Reflections on two key issues currently affecting us

By Olivia Diaz November 1, 2019

I have recently reflected on two key issues currently affecting people in relation to inheritance and legacy. Firstly the rising trend of cohabiting couples who may believe they are legally protected as ‘common law’ spouses. And secondly the recent changes to organ donor permissions.

Cohabiting couples without wills

Cohabiting couples have even more need to write a will than married couples.

Where there is no will married couples have the protection of the law, whereas the intestacy rules do not make provision for cohabiting couples. Partners who are cohabiting have no automatic right to any kind of inheritance, their remedy is by way of application to the court under the terms of the Inheritance (Provision for Family and Dependants) Act 1975. If either of the couple are still married to a previous partner this issue becomes even more of a minefield.

Cohabiting couples may believe they have the same inheritance tax exemptions as married couples which is simply not the case. If you inherit money or property from an unmarried partner you will not be exempt from paying inheritance tax as you would be if you were married. And a cohabitee does not inherit their partner’s inheritance tax allowances like married couples do.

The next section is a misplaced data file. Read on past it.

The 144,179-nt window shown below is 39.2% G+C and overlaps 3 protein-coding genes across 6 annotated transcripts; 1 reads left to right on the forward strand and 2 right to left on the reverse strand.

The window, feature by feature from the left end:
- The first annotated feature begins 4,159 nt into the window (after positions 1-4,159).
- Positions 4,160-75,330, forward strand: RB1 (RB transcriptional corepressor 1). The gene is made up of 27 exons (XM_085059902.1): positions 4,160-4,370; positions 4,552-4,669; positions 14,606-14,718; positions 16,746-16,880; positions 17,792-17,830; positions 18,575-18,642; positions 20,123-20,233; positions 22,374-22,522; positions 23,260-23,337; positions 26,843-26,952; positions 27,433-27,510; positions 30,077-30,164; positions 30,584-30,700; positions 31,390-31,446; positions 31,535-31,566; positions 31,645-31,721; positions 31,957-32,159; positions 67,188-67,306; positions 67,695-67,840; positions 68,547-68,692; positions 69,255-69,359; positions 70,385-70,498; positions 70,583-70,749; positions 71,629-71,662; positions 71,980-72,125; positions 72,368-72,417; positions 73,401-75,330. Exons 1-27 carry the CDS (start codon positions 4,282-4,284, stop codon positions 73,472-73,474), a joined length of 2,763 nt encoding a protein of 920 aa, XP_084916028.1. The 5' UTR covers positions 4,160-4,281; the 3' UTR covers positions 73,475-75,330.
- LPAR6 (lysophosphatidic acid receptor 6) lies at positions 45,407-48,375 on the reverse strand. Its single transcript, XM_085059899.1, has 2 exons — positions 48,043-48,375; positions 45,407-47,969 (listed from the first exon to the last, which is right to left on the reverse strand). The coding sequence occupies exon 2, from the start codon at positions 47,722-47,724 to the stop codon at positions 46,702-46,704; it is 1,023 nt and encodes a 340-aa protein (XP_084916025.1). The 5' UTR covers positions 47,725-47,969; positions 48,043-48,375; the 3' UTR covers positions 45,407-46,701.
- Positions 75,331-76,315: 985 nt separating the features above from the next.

If either of the couple – married or cohabiting – have a death in service payment within their contract of employment they may need a solicitor to advise on how this can be paid directly to the children in order to circumvent the estate and therefore be free of inheritance tax.

Organ donor registration

Often when preparing a will clients ask to include a note to say they would like to donate their organs. The sad fact is that there is no advantage to including this in a will because by the time the will is read it is too late to harvest organs.

Indeed, recent law changes mean that from spring next year all adults in England will be considered potential donors unless they opt out. This change is aimed at saving hundreds of lives when it comes into force. But if for religious or personal reasons you do not wish to donate your organs you will need to record your decision on the NHS Organ Donation Register.

If you need any advice regarding inheritance or legacy matters please contact me: jdyke@tyndallwoods.co.uk or 0121 243 3025.

 

The information provided in this post has been thoroughly and diligently researched to ensure its accuracy. The information and advice given on behalf of Tyndallwoods is general advice and we remind those reading the blog posts that the information is correct at the time of publication. We cannot take responsibility for an action, or lack thereof, from those who solely reference the content of the blog. We would like to remind readers that each case is unique and different and therefore accurate advice will be moulded by our solicitors to accommodate your specific case.

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